All seeing, thinking, and speaking takes place from a particular point of view. Perspective is thus not only relevant in philosophy, film, and the visual arts, but also an essential aspect of literature. In this class, we are going to look into the various ways in which artists play with perspectives. Framed by detours into philosophy, art, and film, this course will focus on the thematic and stylistic use of perspectives in different literary genres. We will try to uncover the implications of perspectives for understanding and interpreting literature and film. Focusing on a selection of texts spanning the sixteenth to the twenty-first century, we will discuss how comedy, suspense, ideology, racism, etc. often draw essentially on the manipulation of perspectives.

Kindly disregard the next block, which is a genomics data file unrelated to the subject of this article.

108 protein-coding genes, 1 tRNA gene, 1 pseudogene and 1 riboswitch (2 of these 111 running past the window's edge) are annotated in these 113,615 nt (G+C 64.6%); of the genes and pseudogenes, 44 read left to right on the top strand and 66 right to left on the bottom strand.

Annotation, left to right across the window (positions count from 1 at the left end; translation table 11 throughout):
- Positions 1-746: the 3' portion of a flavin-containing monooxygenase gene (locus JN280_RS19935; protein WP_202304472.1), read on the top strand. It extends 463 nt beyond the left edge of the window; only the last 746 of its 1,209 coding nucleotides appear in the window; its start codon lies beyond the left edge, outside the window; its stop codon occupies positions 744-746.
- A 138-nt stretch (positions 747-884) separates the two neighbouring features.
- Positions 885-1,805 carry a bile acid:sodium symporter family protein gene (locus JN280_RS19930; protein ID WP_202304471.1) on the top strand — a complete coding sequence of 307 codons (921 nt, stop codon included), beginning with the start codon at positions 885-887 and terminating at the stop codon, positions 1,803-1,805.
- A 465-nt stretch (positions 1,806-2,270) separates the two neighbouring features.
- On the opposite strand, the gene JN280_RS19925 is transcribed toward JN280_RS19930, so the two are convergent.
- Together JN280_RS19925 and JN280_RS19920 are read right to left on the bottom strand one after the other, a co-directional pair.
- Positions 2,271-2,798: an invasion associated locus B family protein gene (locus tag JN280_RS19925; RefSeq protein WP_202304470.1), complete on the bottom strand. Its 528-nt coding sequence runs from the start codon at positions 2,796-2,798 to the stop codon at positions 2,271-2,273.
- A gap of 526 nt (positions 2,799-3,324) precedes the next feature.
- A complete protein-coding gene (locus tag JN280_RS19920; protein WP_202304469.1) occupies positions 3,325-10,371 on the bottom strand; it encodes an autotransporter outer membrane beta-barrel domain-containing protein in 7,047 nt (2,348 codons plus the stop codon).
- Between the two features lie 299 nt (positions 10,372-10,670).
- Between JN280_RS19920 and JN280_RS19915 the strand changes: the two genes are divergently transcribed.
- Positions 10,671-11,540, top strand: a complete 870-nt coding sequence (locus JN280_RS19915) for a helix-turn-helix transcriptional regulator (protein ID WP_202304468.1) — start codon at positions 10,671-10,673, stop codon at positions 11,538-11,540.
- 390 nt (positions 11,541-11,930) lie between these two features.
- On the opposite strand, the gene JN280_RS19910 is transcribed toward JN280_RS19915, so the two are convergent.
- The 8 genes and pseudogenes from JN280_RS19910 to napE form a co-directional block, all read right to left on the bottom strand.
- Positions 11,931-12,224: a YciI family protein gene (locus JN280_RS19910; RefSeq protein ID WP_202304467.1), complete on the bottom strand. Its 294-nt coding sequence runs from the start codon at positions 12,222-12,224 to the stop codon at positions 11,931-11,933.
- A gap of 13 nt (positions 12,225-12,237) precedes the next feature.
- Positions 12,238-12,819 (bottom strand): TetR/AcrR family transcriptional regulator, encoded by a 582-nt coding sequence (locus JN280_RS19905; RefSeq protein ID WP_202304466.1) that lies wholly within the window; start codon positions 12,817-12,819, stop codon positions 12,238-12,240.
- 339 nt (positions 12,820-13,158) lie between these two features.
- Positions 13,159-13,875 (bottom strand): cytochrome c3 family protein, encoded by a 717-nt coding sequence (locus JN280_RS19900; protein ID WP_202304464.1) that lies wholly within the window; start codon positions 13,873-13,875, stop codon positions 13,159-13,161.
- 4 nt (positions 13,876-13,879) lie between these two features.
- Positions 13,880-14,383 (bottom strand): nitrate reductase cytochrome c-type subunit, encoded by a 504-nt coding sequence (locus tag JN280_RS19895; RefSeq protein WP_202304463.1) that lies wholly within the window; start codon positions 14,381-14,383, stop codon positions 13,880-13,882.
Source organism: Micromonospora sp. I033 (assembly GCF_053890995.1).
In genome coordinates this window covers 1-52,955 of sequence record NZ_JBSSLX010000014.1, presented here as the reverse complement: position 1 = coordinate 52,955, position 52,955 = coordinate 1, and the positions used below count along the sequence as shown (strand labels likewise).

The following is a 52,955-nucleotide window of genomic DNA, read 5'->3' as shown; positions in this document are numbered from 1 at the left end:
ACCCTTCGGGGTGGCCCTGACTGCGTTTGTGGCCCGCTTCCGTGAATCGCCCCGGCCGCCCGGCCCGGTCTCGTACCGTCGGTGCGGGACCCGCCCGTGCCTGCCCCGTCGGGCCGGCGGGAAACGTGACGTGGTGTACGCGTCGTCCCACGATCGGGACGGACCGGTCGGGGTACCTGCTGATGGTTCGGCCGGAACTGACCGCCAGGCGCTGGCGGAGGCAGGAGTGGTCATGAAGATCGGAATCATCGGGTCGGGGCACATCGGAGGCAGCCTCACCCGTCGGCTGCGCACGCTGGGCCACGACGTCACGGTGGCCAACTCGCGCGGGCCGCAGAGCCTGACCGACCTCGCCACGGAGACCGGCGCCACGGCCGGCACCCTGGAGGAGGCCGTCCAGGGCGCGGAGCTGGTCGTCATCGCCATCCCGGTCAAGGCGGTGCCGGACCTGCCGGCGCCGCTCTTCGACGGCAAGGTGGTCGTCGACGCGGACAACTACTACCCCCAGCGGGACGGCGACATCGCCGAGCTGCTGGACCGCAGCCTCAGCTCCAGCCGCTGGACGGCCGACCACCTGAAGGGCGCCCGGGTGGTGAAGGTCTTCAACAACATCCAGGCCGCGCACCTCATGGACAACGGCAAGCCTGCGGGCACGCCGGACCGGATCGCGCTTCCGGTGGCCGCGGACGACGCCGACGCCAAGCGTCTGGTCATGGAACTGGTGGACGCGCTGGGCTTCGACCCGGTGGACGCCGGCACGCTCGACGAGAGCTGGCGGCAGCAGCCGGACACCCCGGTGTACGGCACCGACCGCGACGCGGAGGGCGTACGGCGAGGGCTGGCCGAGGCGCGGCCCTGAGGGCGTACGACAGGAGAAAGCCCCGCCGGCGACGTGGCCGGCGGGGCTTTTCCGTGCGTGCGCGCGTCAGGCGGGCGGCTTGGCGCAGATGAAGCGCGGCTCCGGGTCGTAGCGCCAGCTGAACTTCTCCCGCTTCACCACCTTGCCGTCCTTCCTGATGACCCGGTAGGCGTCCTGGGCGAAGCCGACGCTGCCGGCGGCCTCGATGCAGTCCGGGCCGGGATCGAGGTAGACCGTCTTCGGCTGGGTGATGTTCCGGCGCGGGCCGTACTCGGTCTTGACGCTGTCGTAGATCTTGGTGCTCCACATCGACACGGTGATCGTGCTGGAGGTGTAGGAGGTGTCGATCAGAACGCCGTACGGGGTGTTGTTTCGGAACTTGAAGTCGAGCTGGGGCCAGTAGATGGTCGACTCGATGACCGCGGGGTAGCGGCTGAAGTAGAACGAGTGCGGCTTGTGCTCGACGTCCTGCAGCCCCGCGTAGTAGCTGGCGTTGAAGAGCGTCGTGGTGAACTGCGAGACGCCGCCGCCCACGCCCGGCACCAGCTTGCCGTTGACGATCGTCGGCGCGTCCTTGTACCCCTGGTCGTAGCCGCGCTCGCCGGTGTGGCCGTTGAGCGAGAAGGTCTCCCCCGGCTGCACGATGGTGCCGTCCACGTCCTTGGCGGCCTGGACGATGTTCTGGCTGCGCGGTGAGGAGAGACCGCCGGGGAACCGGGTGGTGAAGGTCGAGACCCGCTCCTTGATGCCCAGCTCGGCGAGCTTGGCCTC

A small reader with short primary and secondary texts will be made available at the beginning of term. In addition, it is recommended that you buy the following texts new or second hand:
William Shakespeare, Twelfth Night (1623) (Arden oder New Cambridge Edition!)
Robert Louis Stevenson, The Strange Case of Dr. Jekyll and Mr. Hyde (1886)
Joseph Conrad, Heart of Darkness (1902)
Mark Haddon, The Curious Incident of the Dog in the Night-time (2003)
(All books are also available in the uni library)